Fast Company

How Cell Phone-Powered Labs Could Transform Medical Diagnostics in Africa

A social enterprise's invention could transform medical diagnostics in the developing world.

Rural clinics in Africa have a huge problem: Medical diagnostic equipment is expensive. For instance, CD4-count machines, which determine the suitability of HIV -- positive patients for antiretroviral treatment, cost around $20,000. But an ambitious cohort of social innovators are working to replace such machines with simple, affordable technology.

At the forefront of this emerging sector is the D.C. -- based social venture FrontlineSMS:Medic. Its innovation uses a fledgling technology called LUCAS (very short for lens-less, ultra-wide-field cell-monitoring array platform that's based on shadow imaging), developed by UCLA professor Aydogan Ozcan. The hologram-based system uses equipment small enough to attach to mobile phones (see diagram above). When a health worker captures and sends in an image of a blood sample, Frontline's software compares it to a global database and returns a diagnosis within minutes, all for the cost of two multimedia messages. The system handles blood-borne microbial ailments like malaria but eventually could tackle more-complex diagnostics such as CD4 counts. That would threaten firms such as BD Diagnostics and PointCare, which sell expensive machines and proprietary testing tools.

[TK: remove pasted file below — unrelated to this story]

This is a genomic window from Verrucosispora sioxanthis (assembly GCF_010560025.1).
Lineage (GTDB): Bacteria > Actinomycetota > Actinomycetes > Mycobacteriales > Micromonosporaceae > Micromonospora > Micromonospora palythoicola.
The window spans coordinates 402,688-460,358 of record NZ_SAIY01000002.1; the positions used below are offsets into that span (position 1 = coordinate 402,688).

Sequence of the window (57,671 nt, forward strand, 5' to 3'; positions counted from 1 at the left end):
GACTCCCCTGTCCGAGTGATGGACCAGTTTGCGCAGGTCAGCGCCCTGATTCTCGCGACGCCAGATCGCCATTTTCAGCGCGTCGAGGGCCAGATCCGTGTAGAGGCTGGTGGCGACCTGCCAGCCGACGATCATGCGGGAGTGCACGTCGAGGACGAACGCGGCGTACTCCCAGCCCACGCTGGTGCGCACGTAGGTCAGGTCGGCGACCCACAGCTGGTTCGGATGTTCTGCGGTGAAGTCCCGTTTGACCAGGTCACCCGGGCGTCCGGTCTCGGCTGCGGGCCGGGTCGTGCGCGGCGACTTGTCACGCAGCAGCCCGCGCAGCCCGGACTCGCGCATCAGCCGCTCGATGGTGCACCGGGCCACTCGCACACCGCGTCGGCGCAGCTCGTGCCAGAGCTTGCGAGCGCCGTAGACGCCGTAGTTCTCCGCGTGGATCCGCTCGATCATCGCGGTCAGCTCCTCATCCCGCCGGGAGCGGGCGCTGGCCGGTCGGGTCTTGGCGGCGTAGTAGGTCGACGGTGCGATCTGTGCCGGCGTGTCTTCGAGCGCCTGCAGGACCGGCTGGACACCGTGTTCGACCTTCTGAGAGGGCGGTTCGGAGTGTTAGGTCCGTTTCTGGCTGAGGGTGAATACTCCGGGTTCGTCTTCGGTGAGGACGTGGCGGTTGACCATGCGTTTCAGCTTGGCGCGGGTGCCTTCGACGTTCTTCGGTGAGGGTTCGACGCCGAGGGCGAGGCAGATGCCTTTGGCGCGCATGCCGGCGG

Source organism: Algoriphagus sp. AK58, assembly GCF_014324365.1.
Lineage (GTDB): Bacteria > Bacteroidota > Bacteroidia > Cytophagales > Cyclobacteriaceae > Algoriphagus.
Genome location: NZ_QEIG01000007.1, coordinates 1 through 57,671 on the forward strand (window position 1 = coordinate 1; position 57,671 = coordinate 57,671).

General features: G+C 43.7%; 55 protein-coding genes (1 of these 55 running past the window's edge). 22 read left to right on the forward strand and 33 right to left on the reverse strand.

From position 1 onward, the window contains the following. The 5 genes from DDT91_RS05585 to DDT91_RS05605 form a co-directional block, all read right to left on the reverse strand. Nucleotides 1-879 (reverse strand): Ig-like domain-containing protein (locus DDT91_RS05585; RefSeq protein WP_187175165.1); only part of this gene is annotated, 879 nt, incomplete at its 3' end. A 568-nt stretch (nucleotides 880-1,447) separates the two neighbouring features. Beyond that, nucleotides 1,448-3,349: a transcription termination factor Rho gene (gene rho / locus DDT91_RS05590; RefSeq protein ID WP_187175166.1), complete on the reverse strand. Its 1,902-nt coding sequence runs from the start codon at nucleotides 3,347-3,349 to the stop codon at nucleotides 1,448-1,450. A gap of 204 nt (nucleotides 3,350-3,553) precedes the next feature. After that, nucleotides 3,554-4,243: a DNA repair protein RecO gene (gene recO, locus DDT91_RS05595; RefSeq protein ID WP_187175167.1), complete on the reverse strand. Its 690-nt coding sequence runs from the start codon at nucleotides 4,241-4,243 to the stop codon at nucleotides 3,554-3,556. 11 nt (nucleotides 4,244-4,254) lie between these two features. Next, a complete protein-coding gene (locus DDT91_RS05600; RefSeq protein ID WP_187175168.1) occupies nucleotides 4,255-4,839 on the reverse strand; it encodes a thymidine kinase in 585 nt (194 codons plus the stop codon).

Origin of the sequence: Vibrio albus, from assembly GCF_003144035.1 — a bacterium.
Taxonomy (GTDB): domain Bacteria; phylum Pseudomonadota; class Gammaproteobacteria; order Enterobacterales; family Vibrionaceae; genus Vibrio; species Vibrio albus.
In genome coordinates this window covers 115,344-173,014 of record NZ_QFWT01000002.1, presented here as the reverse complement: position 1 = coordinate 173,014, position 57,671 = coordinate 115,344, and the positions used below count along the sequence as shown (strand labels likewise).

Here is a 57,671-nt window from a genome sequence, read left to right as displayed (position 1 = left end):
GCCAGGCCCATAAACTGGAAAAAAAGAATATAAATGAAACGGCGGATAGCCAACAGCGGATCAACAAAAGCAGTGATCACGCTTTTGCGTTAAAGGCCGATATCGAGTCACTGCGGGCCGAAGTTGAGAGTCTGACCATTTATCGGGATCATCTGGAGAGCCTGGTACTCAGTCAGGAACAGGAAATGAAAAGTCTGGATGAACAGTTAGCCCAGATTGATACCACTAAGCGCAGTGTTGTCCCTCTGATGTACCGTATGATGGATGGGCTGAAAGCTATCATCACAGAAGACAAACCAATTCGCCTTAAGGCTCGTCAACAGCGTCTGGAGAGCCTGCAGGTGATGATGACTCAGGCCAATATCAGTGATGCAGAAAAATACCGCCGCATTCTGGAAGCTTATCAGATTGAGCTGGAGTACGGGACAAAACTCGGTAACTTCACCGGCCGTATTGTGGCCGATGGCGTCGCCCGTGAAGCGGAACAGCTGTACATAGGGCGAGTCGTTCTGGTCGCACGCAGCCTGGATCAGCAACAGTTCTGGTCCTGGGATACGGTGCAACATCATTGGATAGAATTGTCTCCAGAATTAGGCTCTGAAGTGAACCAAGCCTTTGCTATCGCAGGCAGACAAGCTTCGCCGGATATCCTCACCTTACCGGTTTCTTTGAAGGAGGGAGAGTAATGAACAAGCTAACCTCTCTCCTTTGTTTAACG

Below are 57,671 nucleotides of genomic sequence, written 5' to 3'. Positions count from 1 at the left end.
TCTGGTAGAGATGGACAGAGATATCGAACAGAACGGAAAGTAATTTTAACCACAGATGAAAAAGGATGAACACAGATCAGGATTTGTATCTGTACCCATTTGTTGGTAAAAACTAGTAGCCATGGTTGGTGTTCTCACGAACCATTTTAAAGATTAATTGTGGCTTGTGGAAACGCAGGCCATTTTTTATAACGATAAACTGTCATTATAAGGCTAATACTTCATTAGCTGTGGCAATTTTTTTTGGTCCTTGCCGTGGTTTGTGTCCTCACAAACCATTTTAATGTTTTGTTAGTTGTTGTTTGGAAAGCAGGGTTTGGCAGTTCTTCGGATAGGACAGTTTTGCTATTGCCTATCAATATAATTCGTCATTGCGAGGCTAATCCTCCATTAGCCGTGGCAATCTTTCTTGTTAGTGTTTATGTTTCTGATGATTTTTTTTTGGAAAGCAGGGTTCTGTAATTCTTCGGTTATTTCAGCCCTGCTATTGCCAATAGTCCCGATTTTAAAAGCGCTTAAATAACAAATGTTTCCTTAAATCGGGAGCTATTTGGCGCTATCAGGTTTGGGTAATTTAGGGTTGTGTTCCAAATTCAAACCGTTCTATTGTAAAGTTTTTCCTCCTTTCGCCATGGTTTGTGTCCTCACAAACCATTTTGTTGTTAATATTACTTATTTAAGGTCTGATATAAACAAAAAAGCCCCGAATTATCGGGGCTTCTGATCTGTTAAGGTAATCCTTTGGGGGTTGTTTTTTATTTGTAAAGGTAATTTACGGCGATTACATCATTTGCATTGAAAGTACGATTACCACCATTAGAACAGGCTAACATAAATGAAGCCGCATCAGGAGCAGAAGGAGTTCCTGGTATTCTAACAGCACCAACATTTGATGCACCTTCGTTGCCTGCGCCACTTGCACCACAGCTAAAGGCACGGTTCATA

LUCAS inventor Ozcan says these companies are often "very slow at adapting new technologies," but they could see the threat as opportunity. Partnering with firms such as Frontline could radically expand global access to medical-tech innovations -- and open new markets for them as well.

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